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Know your Jamon: What's the difference between Iberico and Serrano?

Think tapas, croquettes or even bocadillos; all these dishes have one common ingredient. Yes, you guessed it. Spanish ham. For decades, jamon has been the key ingredient in many of Spain’s most famous and delicious dishes. In fact, Spain produces millions of pounds of ham each year.

From this large yearly production, comes two types of Spanish Ham: Jamon Iberico and Jamon Serrano. Restaurant menus and supermarket aisles usually advertise these two kinds of Spanish ham with a massive variation in price. Do you know the difference between Jamón Ibérico and Jamon Serrano?

Jamón Ibérico

Jamón Ibérico is made from Iberian pigs that are often described as dark-haired and black-footed. These pigs freely roam forest-filled pastures on farms or country-sides and have a diet of acorns. Therefore, making the feeding and rearing process more natural. The sweet, nutty flavor of the acorns gives the meat a unique taste. Ibérico is known for its appetizing marbled meat, fragrance and low salt content. The breed of the pig, expense of the feed and herding and the long delicate curing process makes Jamón Ibérico the best and most expensive Spanish ham in the food industry.

 

There are three types of Ibérico:

Jamón Ibérico de Bellota (acorn): The finest of all hams made from free range pigs that roam oak forests and feed entirely on acorns. The meat is then cured for at least three to five years.

 Jamón de Recebo: These pigs are held in pastures or pen and fed a mixed diet of acorns and grain. The meat is then cured for at least two years.

Jamón Ibérico de Cebo: The pigs are fed on grains and cereals and eat little to no acorns. The meat cured for up to two years.

 Jamón Serrano

Jamón Serrano is bred with several different breeds of white pigs, such as Duroc, Landrace, or Large White; therefore, making it a hybrid pig. These pigs do not roam freely but are raised on farms. Jamón Serrano has broad strips of pink meat alongside strips of pure white fat but no marbling. It has a robust mixture of sweet, rich and salty flavor and it is less expensive than Iberico.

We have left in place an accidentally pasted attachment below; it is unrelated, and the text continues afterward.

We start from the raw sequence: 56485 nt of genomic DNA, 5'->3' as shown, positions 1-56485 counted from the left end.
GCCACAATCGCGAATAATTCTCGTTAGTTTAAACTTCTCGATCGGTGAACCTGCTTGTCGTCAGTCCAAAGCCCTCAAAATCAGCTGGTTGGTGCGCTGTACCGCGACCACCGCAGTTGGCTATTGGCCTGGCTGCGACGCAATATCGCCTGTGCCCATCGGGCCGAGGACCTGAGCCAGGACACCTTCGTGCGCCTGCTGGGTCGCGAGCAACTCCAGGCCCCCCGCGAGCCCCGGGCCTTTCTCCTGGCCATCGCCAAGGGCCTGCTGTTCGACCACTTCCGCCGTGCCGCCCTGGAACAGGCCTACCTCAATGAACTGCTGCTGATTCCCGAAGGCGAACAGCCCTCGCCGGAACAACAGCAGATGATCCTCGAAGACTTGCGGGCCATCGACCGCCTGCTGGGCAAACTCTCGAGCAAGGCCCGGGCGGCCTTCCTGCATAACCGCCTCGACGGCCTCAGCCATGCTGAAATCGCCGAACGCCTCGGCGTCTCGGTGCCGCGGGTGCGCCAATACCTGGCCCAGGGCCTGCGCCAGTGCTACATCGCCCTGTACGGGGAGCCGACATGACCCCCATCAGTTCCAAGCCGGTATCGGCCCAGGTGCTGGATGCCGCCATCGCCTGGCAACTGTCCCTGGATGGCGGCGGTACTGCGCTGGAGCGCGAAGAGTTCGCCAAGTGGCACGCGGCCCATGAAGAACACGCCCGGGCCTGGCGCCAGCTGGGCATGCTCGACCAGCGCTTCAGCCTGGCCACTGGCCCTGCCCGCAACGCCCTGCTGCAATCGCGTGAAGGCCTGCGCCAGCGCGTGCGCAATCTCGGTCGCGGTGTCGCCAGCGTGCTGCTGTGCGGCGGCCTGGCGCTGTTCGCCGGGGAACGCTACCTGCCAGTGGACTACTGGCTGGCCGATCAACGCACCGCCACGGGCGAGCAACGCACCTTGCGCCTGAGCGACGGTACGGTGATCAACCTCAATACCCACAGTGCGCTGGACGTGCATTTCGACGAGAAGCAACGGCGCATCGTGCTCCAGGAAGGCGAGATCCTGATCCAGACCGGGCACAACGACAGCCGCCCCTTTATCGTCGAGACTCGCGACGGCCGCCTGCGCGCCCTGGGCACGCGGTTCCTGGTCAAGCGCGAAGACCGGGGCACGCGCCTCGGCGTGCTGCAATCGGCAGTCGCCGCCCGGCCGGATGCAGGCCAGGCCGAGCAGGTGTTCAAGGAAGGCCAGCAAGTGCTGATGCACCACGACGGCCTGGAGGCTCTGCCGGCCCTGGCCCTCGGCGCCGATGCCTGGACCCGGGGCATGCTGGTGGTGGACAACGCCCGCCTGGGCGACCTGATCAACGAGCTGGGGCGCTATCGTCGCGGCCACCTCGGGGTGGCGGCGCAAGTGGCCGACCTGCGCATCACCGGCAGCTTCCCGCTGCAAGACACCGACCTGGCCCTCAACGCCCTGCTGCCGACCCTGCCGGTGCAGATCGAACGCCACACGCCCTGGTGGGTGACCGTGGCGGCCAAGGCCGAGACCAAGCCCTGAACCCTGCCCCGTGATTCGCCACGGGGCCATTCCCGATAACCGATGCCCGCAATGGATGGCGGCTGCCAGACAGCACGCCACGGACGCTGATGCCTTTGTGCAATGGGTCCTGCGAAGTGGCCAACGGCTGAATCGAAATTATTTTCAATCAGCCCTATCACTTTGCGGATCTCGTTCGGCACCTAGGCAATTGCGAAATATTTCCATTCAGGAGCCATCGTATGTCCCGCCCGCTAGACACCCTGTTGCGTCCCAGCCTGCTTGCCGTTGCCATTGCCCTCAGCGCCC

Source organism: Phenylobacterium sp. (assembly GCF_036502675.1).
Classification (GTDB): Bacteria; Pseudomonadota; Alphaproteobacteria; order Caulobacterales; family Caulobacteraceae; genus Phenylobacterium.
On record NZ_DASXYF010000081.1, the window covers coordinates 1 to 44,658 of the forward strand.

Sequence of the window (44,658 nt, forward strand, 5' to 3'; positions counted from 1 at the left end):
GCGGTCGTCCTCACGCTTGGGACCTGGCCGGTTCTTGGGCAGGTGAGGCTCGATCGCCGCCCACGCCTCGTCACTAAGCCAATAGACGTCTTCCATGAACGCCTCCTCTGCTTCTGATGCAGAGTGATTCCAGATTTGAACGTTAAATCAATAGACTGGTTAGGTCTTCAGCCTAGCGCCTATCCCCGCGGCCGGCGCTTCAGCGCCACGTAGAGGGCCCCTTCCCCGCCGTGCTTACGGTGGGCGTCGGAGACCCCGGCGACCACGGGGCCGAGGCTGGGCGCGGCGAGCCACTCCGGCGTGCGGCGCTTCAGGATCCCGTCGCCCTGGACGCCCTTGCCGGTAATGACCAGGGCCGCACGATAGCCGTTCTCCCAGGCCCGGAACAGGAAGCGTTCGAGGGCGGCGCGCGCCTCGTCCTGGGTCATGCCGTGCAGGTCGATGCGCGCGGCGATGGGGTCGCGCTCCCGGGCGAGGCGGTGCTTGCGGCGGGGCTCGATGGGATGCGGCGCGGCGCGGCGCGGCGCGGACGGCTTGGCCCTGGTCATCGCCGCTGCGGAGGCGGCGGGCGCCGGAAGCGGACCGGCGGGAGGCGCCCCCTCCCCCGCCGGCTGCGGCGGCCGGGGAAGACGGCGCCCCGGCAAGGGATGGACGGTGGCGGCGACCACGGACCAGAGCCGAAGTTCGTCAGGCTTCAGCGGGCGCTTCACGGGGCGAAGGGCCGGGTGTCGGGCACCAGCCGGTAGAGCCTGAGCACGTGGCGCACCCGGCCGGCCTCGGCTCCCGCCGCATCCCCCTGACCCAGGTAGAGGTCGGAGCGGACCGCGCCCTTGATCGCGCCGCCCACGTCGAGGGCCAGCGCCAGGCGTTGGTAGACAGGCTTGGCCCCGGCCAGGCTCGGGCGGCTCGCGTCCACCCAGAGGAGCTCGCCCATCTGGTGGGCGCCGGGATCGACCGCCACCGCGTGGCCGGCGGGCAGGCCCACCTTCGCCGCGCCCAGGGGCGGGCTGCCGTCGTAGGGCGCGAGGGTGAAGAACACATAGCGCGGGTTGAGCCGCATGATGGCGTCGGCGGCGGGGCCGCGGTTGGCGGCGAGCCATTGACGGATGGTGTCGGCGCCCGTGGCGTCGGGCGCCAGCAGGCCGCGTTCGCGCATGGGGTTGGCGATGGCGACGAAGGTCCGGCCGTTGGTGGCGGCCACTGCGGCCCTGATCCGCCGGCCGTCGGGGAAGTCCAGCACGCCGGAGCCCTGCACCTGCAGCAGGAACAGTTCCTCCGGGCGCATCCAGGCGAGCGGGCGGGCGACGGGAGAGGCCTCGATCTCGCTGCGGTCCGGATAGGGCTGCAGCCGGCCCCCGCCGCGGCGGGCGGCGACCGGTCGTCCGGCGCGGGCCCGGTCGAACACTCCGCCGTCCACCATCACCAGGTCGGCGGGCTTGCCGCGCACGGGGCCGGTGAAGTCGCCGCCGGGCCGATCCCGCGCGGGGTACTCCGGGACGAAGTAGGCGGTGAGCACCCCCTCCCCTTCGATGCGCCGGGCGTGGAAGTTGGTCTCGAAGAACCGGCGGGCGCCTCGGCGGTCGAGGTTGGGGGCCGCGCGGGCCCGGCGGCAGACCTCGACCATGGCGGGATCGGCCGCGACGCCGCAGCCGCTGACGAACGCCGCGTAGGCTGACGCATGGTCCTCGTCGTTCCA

The Curing Process

The curing process of Iberian and Serrano is similar. The legs are coated and left salted for up to two weeks to draw out excess water and then rinsed. After this stage, according to its type, the hams go through a period of hanging in different temperatures to be dried and matured. However, while the guidelines are similar, the factor of time is different between the two. For example, Ibérico takes 14 to 36 months while Jamón Serrano takes 7 to 16 months.

 

What to eat when

Jamón Ibérico is usually carved in small pieces, served solo and not typically eaten on sandwiches or with cheese. It’s a common appetizer or tapa and the first course at banquets and weddings. The best way to experience and taste the meat is to eat it without an accompaniment.

Jamón Serrano, on the other hand, is often used to make sandwiches and is a popular ingredient in Spanish recipes such as croquetas, salads, garnishing soups and breakfast eggs.

Whatever the occasion, there is a beautiful jamon to enjoy with it!

Que Aproveche!


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